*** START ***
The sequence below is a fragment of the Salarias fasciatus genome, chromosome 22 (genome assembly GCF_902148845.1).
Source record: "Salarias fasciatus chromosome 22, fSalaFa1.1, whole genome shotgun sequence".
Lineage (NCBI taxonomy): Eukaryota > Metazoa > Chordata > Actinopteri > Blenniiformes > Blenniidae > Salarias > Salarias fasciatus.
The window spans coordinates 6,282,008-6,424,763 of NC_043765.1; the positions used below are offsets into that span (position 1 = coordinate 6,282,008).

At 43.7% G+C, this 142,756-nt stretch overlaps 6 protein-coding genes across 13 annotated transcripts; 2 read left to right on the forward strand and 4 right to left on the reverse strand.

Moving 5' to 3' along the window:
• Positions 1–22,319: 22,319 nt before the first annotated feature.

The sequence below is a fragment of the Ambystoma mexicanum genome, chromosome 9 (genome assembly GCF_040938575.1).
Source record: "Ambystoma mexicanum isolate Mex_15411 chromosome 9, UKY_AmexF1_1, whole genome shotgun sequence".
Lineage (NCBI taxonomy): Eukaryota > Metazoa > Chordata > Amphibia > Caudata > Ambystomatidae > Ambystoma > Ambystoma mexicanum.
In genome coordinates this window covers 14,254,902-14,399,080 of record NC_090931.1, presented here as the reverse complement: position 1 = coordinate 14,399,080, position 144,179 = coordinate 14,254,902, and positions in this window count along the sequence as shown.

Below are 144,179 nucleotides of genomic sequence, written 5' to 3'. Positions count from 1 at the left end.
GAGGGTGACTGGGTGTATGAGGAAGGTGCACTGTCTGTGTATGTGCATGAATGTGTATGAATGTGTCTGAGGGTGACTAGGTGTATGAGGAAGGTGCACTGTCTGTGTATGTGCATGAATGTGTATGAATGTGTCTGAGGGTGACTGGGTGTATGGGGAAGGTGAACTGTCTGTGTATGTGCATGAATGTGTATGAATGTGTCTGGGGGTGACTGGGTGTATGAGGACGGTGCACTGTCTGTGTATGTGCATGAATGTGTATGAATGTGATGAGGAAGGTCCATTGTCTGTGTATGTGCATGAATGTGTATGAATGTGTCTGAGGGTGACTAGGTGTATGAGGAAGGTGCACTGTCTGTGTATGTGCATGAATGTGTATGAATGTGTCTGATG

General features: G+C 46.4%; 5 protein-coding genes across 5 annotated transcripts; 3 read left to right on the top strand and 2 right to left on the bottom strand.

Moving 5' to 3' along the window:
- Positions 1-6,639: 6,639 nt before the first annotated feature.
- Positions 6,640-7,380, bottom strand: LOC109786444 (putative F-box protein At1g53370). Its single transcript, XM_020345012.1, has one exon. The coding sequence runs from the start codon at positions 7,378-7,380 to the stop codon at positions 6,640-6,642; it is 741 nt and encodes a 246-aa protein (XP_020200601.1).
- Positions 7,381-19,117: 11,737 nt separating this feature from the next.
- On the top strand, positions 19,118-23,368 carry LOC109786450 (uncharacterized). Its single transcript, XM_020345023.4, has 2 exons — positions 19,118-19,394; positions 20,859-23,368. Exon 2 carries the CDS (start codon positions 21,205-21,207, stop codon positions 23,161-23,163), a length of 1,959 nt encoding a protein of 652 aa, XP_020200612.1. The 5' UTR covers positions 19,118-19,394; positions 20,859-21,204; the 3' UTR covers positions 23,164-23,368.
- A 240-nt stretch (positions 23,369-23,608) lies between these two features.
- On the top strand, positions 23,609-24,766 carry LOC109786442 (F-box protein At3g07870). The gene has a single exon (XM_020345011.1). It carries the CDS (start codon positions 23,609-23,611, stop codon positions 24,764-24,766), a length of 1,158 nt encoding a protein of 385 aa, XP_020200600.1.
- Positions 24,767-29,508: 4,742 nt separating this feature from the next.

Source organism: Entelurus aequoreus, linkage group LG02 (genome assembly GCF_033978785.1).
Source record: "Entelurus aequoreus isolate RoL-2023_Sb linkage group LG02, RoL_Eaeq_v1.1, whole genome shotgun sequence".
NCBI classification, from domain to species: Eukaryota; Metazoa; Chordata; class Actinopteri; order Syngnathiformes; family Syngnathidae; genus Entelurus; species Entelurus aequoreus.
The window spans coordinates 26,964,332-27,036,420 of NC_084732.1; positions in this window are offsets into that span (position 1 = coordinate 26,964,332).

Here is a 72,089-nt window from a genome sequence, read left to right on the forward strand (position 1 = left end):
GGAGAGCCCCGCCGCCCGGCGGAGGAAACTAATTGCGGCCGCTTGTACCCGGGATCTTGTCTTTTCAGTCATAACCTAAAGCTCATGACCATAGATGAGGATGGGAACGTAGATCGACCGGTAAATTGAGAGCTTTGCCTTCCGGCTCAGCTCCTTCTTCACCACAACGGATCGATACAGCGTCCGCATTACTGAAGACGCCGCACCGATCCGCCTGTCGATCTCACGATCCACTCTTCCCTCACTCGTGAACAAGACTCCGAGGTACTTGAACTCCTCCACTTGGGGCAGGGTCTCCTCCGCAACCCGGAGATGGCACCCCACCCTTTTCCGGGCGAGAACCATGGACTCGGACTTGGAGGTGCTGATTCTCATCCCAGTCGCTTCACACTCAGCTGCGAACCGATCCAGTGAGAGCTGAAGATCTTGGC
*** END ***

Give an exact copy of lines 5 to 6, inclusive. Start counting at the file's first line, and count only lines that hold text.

At 43.7% G+C, this 142,756-nt stretch overlaps 6 protein-coding genes across 13 annotated transcripts; 2 read left to right on the forward strand and 4 right to left on the reverse strand.

Moving 5' to 3' along the window: